Long hours, bad coffee, average hotels and Virgin Lounge popcorn instead of a home cooked meal. It ain’t glamorous. It ain’t the West Wing.
I read with interest the words of ‘Robert Campbell’, the “sometime staffer” who dismissed an entire generation as ineligible for public service because of their youth.
This is not a defence of Jack Walker, the Christopher Pyne adviser who is currently languishing in a Malaysian gaol as part of the Budgie Nine (side note – whoever coined the term Budgie Nine deserves an AO for services to journalism).
Rather it is a defence of the young people – many of whom move across the country to work 16 hour days and live out of a suitcase – who Robert Campbell believes should be summarily dismissed due to their youth.
Campbell writes fondly of the trusted old hand advisers with policy experience. And yes there are many of them. But too quickly they come and go. Never-ending days and going weeks at a time without seeing your family can take its toll.
There is a reason why many advisers are young, childless and single. It is a thankless task and many do it out of simple loyalty to their boss.
Campbell talks of ‘West Wing-style images of riding VIP jets [and] post-run selfies with the Foreign Minister’ on their Instagram and ‘free booze and networking’ as if these advisers flit, Kardashian-like, from photo-op to function and do little real work.
If this was Campbell’s experience of life on the blue carpet then I wonder why he ever left!
The reality is not that exciting.
Between the infinite meetings, abusive phone calls (often from MPs without the guts to say it to their colleague – your boss); rent-seeking stakeholder lobbyists hassling you for a legislative change they are too incompetent to advocate for in the public sphere, and endless letter writing, these jobs can sometimes seem like glorified secretarial work.
Getting out of the office to grab a coffee world can be a brief respite, but even in that innocent act Campbell sees hubris and arrogance. Did one of these staffers cut you off in the Aussie’s queue? If you look closely, most of the young people in the Aussie’s queue look like zombies!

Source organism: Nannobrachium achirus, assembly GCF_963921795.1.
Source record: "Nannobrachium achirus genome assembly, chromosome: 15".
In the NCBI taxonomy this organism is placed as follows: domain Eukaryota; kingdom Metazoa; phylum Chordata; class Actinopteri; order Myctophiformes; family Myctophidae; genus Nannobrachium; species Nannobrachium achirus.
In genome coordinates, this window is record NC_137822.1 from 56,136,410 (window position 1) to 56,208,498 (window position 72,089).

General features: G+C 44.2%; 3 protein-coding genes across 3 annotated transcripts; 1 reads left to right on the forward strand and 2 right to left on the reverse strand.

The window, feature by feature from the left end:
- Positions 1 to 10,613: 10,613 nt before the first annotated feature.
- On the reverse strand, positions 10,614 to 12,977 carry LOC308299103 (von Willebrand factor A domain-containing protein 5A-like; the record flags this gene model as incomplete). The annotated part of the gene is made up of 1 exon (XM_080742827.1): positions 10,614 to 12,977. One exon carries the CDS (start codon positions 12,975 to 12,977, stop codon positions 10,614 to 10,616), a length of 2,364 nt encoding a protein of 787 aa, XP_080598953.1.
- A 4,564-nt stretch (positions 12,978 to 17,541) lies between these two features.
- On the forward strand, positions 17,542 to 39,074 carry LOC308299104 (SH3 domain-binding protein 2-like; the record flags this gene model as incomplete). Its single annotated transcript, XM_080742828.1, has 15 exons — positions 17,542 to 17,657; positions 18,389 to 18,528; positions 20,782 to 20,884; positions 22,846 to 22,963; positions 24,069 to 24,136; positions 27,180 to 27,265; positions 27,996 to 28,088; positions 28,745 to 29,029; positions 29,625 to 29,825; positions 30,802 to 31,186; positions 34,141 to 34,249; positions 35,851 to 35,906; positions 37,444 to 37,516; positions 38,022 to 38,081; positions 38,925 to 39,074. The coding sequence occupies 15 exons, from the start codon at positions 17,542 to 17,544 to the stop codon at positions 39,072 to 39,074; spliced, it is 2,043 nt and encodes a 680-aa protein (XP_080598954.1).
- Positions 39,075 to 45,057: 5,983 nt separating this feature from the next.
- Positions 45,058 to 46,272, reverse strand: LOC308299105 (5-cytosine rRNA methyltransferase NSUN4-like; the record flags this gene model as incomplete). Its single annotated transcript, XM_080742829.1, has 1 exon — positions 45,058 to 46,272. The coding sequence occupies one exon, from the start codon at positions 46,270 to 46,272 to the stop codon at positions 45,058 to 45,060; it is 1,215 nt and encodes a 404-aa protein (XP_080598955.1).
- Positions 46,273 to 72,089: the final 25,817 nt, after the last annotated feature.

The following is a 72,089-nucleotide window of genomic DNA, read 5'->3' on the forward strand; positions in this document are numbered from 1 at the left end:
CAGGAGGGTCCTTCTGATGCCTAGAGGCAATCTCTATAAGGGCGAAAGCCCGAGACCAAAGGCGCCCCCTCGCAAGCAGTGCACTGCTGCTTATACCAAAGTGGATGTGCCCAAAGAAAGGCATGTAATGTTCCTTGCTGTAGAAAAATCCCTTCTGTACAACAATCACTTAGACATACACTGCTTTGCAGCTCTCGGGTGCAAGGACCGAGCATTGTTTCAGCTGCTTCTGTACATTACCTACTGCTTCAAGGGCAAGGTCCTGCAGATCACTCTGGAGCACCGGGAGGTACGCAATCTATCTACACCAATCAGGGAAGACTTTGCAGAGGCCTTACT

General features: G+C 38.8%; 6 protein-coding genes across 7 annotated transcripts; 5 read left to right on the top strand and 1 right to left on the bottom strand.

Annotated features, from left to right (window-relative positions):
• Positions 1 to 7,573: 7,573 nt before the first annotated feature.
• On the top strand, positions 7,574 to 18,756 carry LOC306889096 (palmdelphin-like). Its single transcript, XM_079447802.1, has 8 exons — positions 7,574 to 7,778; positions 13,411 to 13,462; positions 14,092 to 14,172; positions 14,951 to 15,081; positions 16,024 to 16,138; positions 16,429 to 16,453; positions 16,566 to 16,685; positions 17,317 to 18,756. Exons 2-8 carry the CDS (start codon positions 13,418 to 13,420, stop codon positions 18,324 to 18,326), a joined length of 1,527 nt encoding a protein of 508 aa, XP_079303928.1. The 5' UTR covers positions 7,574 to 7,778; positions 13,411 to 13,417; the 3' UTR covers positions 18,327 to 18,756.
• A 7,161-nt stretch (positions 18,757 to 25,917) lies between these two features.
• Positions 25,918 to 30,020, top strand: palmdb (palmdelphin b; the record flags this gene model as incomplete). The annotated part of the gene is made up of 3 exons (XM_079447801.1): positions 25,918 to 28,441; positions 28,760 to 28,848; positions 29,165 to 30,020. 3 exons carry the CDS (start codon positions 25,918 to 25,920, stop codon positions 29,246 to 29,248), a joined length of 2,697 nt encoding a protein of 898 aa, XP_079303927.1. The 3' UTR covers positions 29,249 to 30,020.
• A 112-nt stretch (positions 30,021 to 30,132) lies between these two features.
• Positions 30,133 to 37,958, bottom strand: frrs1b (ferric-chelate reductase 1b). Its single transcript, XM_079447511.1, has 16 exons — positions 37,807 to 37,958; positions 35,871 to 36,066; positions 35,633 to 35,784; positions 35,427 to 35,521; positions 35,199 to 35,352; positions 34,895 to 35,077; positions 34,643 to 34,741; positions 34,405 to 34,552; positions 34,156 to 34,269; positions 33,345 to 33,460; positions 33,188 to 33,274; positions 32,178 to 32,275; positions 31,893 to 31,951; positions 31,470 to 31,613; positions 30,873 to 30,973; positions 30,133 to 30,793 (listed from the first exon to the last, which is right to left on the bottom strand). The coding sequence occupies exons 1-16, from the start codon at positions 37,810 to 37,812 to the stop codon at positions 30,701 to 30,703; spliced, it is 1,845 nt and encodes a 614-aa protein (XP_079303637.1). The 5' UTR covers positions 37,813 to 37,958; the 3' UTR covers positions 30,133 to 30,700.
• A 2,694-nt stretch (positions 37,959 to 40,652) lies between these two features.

Like the soldier still fighting the finished war, Campbell defends the factionalised Credlin star-chamber as the model of HR recruitment – despite the fact it left cabinet ministers unable to appoint key staff and success was dependent on Peta’s opinion alone.
That the Turnbull government let ministers of the crown choose their own staff is not to be lamented – but should be seen as an indication of his office having confidence in his own colleagues.
That these ministers then chose to appoint some young advisers is not a surprise – it is an outcome of the reality of these jobs and of the policy agenda the government is pursuing.
Young staffers have the passion, the energy and the drive. They are a feature of both sides of politics. Young staffers are just as passionate about Australia’s policy direction as anyone, as they have the most to gain from a strong Australia.
The Ministerial Wing blue carpet bears little resemblance to Hollywood red, and the young men and women who are spending the best years of their lives hunched over a desk in Canberra should be applauded for their commitment.
Sally Bennett is a pseudonym for another sometime ministerial adviser
Read the final thrilling chapter of the staffer slug-fest here.
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